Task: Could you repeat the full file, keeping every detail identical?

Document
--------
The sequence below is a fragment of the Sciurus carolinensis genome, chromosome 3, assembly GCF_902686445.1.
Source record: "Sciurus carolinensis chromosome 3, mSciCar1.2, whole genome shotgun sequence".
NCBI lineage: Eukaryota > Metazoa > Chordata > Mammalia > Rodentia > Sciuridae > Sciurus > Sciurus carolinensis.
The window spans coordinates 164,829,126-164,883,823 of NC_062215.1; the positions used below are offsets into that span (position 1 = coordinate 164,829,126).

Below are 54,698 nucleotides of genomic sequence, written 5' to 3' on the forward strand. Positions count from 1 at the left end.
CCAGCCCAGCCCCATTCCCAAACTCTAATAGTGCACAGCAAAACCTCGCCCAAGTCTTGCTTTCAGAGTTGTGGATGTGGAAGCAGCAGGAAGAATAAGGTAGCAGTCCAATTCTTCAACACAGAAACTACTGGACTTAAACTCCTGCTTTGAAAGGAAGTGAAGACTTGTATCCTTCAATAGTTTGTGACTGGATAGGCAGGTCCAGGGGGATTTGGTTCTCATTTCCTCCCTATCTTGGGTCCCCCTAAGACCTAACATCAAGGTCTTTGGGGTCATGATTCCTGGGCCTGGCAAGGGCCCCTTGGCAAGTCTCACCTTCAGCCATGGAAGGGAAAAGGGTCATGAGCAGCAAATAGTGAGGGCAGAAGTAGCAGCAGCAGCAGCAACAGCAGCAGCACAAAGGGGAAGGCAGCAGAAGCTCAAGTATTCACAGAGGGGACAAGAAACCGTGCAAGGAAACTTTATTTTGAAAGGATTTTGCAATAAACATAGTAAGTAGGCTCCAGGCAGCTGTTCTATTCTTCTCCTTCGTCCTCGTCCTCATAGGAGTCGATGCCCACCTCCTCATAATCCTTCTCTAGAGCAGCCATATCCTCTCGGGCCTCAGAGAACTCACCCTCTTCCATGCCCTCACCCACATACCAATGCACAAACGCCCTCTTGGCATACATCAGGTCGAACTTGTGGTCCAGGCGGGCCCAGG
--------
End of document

The sequence below is a fragment of the Sciurus carolinensis genome, chromosome 3, assembly GCF_902686445.1.
Source record: "Sciurus carolinensis chromosome 3, mSciCar1.2, whole genome shotgun sequence".
NCBI lineage: Eukaryota > Metazoa > Chordata > Mammalia > Rodentia > Sciuridae > Sciurus > Sciurus carolinensis.
The window spans coordinates 164,829,126-164,883,823 of NC_062215.1; the positions used below are offsets into that span (position 1 = coordinate 164,829,126).

Below are 54,698 nucleotides of genomic sequence, written 5' to 3' on the forward strand. Positions count from 1 at the left end.
CCAGCCCAGCCCCATTCCCAAACTCTAATAGTGCACAGCAAAACCTCGCCCAAGTCTTGCTTTCAGAGTTGTGGATGTGGAAGCAGCAGGAAGAATAAGGTAGCAGTCCAATTCTTCAACACAGAAACTACTGGACTTAAACTCCTGCTTTGAAAGGAAGTGAAGACTTGTATCCTTCAATAGTTTGTGACTGGATAGGCAGGTCCAGGGGGATTTGGTTCTCATTTCCTCCCTATCTTGGGTCCCCCTAAGACCTAACATCAAGGTCTTTGGGGTCATGATTCCTGGGCCTGGCAAGGGCCCCTTGGCAAGTCTCACCTTCAGCCATGGAAGGGAAAAGGGTCATGAGCAGCAAATAGTGAGGGCAGAAGTAGCAGCAGCAGCAGCAACAGCAGCAGCACAAAGGGGAAGGCAGCAGAAGCTCAAGTATTCACAGAGGGGACAAGAAACCGTGCAAGGAAACTTTATTTTGAAAGGATTTTGCAATAAACATAGTAAGTAGGCTCCAGGCAGCTGTTCTATTCTTCTCCTTCGTCCTCGTCCTCATAGGAGTCGATGCCCACCTCCTCATAATCCTTCTCTAGAGCAGCCATATCCTCTCGGGCCTCAGAGAACTCACCCTCTTCCATGCCCTCACCCACATACCAATGCACAAACGCCCTCTTGGCATACATCAGGTCGAACTTGTGGTCCAGGCGGGCCCAGG